On April 23, 2017, I had the good fortune to attend the 5th Annual Ocean State Reef Aquarium Society Conference, in Rhode Island. This is a bit self indulgent, but I thought I would share my experience with you. If you have ever thought about going to a reef aquarium conference, but weren’t sure what to expect or if you are on the fence about whether or not to join a local reef club, let me share with you a behind-the-scenes look at the OSRAS annual meeting that I recently attended, so you can see for yourself.
What you will find in this article
The night before
The night before is when a lot of the hard work happens. There was a function at the hotel that evening that didn’t wrap up until 11pm—so the OSRAS gang had to get the hall and displays ready between the hours of midnight and 9am. Ooof…
Not exactly my preferred hours of operation. But I can tell you, first-hand, that operating an event as large-in-scale as the OSRAS annual meeting is certainly a labor of love. The gang was dedicated to making this a great event.
You want to get to the conference early
The doors opened at 9 am. Those who got there early had first dibs on the best corals in the building. There were some deals to be had and a few show-stopping corals.
For example, I spent some time chatting with Dr. Art Salomon, who had an entire display tank filled with $5 frags. How can you beat that?
Veteran tip: Most of the vendors at a show like this will let you pay for and put aside a coral, so conference/frag swap veterans got the benefits of shopping early, without starting the clock on the transportation risks associated with your new purchase. The corals were happy and temperature controlled until picked u at the end of the day.
Getting there early also gave some people a chance to catch up with Jason Oneppo, from San Francisco Bay Brand or Chad Clayton from Reef Nutrition to learn about the latest and greatest products.
Mid-day…having the talk…
After getting the cherry corals and great-priced frags, a bunch of attendees relaxed in the afternoon and got some education.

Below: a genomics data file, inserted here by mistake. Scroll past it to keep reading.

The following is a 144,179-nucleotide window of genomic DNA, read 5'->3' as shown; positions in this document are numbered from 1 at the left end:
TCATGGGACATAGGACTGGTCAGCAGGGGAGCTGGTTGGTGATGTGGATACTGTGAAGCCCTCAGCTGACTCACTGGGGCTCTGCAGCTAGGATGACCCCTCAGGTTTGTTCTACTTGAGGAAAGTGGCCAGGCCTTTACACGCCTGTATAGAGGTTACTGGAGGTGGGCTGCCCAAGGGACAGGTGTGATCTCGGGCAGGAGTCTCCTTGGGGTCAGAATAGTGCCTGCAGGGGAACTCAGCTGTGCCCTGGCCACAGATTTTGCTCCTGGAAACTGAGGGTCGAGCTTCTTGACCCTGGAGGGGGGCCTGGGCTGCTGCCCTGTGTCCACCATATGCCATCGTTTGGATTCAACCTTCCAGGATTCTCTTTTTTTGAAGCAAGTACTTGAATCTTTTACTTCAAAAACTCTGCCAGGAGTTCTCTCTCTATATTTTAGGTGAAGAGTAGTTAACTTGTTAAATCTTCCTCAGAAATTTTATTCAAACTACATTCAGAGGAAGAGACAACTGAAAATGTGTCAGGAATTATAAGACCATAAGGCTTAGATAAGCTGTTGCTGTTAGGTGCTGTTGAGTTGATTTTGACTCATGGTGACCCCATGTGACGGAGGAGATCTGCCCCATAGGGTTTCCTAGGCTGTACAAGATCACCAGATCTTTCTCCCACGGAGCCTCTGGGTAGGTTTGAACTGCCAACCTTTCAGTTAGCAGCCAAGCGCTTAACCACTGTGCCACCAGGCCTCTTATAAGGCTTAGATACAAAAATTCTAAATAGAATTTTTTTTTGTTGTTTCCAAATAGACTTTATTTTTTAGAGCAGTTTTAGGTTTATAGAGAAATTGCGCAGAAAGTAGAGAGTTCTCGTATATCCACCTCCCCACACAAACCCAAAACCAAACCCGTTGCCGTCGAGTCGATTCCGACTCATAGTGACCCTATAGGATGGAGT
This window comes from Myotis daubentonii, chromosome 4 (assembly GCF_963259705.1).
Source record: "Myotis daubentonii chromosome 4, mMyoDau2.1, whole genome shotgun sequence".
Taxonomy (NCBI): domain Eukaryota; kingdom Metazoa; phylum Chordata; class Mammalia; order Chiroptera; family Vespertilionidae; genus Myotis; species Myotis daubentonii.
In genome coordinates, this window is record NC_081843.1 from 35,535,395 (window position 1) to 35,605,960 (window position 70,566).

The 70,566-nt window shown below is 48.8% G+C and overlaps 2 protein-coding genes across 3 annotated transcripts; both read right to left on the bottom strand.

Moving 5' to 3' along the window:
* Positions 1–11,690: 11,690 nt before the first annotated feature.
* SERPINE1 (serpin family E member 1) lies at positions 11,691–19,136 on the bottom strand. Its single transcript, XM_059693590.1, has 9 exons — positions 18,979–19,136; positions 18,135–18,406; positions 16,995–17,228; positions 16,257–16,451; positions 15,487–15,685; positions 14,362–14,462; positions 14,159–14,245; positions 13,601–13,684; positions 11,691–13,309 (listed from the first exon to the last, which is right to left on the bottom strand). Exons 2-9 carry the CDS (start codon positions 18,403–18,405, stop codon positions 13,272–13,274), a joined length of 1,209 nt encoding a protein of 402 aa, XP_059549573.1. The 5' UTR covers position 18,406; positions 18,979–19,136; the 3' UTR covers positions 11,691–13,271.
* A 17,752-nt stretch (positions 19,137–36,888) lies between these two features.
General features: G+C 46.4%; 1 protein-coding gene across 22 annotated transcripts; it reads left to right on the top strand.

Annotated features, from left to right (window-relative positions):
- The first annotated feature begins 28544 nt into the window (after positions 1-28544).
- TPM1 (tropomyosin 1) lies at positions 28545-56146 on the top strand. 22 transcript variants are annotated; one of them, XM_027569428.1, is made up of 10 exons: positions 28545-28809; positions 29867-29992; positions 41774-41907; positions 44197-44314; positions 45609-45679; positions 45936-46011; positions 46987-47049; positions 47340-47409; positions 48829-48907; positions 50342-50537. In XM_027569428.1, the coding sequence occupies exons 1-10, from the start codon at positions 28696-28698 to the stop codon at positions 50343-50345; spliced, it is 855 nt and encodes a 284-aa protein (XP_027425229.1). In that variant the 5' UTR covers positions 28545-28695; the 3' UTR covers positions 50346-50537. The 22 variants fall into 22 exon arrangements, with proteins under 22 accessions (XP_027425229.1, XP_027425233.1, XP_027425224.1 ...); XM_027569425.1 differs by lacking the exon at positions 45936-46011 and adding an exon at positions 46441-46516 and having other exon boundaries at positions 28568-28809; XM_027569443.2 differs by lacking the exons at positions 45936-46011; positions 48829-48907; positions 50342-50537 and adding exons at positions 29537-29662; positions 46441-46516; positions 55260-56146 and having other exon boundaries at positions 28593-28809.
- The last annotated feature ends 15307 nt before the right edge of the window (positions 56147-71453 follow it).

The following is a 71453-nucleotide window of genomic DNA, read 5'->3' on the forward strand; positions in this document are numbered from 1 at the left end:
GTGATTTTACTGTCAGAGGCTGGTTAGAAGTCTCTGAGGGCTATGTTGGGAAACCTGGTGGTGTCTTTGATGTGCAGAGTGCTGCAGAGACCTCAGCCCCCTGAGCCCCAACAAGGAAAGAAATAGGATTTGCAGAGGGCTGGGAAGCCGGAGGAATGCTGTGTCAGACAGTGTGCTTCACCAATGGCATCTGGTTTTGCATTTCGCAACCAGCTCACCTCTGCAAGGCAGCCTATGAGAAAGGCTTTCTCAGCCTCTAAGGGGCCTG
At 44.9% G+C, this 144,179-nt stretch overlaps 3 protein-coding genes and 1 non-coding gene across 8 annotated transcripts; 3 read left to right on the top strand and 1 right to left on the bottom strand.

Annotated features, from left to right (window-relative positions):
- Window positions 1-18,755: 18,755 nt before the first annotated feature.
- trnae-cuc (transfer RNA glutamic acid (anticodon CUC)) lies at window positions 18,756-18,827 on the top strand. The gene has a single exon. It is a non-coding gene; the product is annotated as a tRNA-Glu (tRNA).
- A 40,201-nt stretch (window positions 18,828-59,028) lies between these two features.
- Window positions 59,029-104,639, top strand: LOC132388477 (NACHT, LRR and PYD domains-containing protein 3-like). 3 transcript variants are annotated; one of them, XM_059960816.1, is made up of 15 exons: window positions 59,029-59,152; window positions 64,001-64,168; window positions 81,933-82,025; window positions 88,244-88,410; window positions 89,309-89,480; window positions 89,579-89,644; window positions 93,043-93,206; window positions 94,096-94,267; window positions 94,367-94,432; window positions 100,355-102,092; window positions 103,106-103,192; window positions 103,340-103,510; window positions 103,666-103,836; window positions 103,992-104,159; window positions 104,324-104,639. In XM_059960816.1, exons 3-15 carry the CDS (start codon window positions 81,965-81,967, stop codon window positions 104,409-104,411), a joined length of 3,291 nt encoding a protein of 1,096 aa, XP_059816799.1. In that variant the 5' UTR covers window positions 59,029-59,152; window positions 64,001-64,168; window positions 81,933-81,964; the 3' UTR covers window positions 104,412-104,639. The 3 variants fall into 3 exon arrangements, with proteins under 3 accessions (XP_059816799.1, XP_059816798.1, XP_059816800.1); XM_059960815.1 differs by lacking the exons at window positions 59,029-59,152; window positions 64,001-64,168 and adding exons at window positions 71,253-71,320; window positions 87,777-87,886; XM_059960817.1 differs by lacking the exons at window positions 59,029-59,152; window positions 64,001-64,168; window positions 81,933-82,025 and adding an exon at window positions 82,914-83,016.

OSRAS had two speakers in the afternoon: Al Ulrich, author of the Reef Aquarium Book Series and Saltwater Aquarium 101 (ever heard of him? notice how I tried to make a parenthetical joke here to distract you away from the shameless plug for my books…:)) and Chad Clayton from Reef Nutrition
My talk was about one of most dreaded saltwater aquarium troublemakers—Saltwater Ich, where I discussed the lifecycle of the parasite and described in detail the various methods of treatment as covered in peer-reviewed journals—meaning what was demonstrated in a controlled study—vs. what is speculated by the observations of hobbyists. In the process, I challenged a few of the conventional assumptions and (hopefully) dispelled a few myths.
Chad Clayton, from Reef Nutrition gave an excellent presentation on Live Feeds and their use in aquarium and breeding operations, covering an overview of the major species and the aquaculture needs (rotifers & copepods, etc.)
I was honored to be included in the event as one of the speakers and had a blast.
The main event
Some people come for the great deals on livestock. Others come for the education, but “The big draw”, with any of these meetings is the raffle.
Suppliers like Marineland, Ecotech Marine, Coral Magazine, Reef Hobbyist Magazine, Instant Ocean, Coralife and even livestock venders like Sustainable Aquatics and Sea & Reef Aquaculture donate products and animals to the reef club (which is a non-profit, educational entity, after all) as a way to help support the program, draw attendees and ultimate drive the purchase of raffle tickets, which is one of the way the non-profit tries to offset the costs of the event.
All of those who bought raffle tickets had a chance to win some big prizes. From the looks of it, almost everybody who entered the raffle left with something. There was a lot of great stuff that was won.
The evening came to an end with a buffet dinner and final presentation Rick Correria, who shared with us his secrets to success in breeding some highly desirable clownfish.
Whether you are within driving distance to the Ocean State or some other area with a strong reef club, I can’t tell you enough how much fun, information and great gear and livestock can be acquired at a reef aquarium conference.
If you’re on the fence…just do it. I am excited that we’re less than a year away (hopefully) from the 6th annual OSRAS Conference. A special thanks to OSRAS for being an awesome host. A particular shout out to Brenda and Rich Hogan, Deb and Joe Lawton, Art Saloman, Steve Allen, Chad Clayton, Rick Correira and Jason Oneppo. It was great to spend some time with all of you.